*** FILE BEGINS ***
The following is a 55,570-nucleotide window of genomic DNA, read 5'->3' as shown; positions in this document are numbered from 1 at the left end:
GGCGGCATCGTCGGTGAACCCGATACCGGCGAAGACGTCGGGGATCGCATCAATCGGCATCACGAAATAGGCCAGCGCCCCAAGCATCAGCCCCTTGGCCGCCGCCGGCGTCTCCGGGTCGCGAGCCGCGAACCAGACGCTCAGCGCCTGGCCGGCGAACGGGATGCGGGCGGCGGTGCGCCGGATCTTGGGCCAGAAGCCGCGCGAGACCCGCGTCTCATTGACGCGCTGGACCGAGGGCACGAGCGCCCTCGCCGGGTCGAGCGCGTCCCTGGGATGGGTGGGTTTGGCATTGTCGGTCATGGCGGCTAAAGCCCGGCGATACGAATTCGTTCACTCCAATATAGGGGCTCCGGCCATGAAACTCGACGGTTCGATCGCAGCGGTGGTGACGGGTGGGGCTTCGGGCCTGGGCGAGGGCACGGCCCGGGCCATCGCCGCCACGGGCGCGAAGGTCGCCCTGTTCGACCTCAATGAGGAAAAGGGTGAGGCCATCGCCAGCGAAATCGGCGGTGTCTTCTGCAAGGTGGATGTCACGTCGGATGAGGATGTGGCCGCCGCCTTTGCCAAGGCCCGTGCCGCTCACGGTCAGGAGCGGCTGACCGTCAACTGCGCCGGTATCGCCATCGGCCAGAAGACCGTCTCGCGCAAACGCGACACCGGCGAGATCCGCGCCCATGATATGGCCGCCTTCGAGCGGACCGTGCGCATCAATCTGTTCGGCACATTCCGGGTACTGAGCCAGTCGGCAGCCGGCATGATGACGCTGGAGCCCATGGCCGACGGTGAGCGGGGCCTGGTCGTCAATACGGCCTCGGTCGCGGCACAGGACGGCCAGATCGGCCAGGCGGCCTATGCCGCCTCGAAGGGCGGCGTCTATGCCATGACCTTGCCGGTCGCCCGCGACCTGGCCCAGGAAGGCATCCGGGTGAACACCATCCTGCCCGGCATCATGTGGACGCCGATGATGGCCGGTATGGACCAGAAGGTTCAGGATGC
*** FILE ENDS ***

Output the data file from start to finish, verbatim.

The following is a 55,570-nucleotide window of genomic DNA, read 5'->3' as shown; positions in this document are numbered from 1 at the left end:
GGCGGCATCGTCGGTGAACCCGATACCGGCGAAGACGTCGGGGATCGCATCAATCGGCATCACGAAATAGGCCAGCGCCCCAAGCATCAGCCCCTTGGCCGCCGCCGGCGTCTCCGGGTCGCGAGCCGCGAACCAGACGCTCAGCGCCTGGCCGGCGAACGGGATGCGGGCGGCGGTGCGCCGGATCTTGGGCCAGAAGCCGCGCGAGACCCGCGTCTCATTGACGCGCTGGACCGAGGGCACGAGCGCCCTCGCCGGGTCGAGCGCGTCCCTGGGATGGGTGGGTTTGGCATTGTCGGTCATGGCGGCTAAAGCCCGGCGATACGAATTCGTTCACTCCAATATAGGGGCTCCGGCCATGAAACTCGACGGTTCGATCGCAGCGGTGGTGACGGGTGGGGCTTCGGGCCTGGGCGAGGGCACGGCCCGGGCCATCGCCGCCACGGGCGCGAAGGTCGCCCTGTTCGACCTCAATGAGGAAAAGGGTGAGGCCATCGCCAGCGAAATCGGCGGTGTCTTCTGCAAGGTGGATGTCACGTCGGATGAGGATGTGGCCGCCGCCTTTGCCAAGGCCCGTGCCGCTCACGGTCAGGAGCGGCTGACCGTCAACTGCGCCGGTATCGCCATCGGCCAGAAGACCGTCTCGCGCAAACGCGACACCGGCGAGATCCGCGCCCATGATATGGCCGCCTTCGAGCGGACCGTGCGCATCAATCTGTTCGGCACATTCCGGGTACTGAGCCAGTCGGCAGCCGGCATGATGACGCTGGAGCCCATGGCCGACGGTGAGCGGGGCCTGGTCGTCAATACGGCCTCGGTCGCGGCACAGGACGGCCAGATCGGCCAGGCGGCCTATGCCGCCTCGAAGGGCGGCGTCTATGCCATGACCTTGCCGGTCGCCCGCGACCTGGCCCAGGAAGGCATCCGGGTGAACACCATCCTGCCCGGCATCATGTGGACGCCGATGATGGCCGGTATGGACCAGAAGGTTCAGGATGC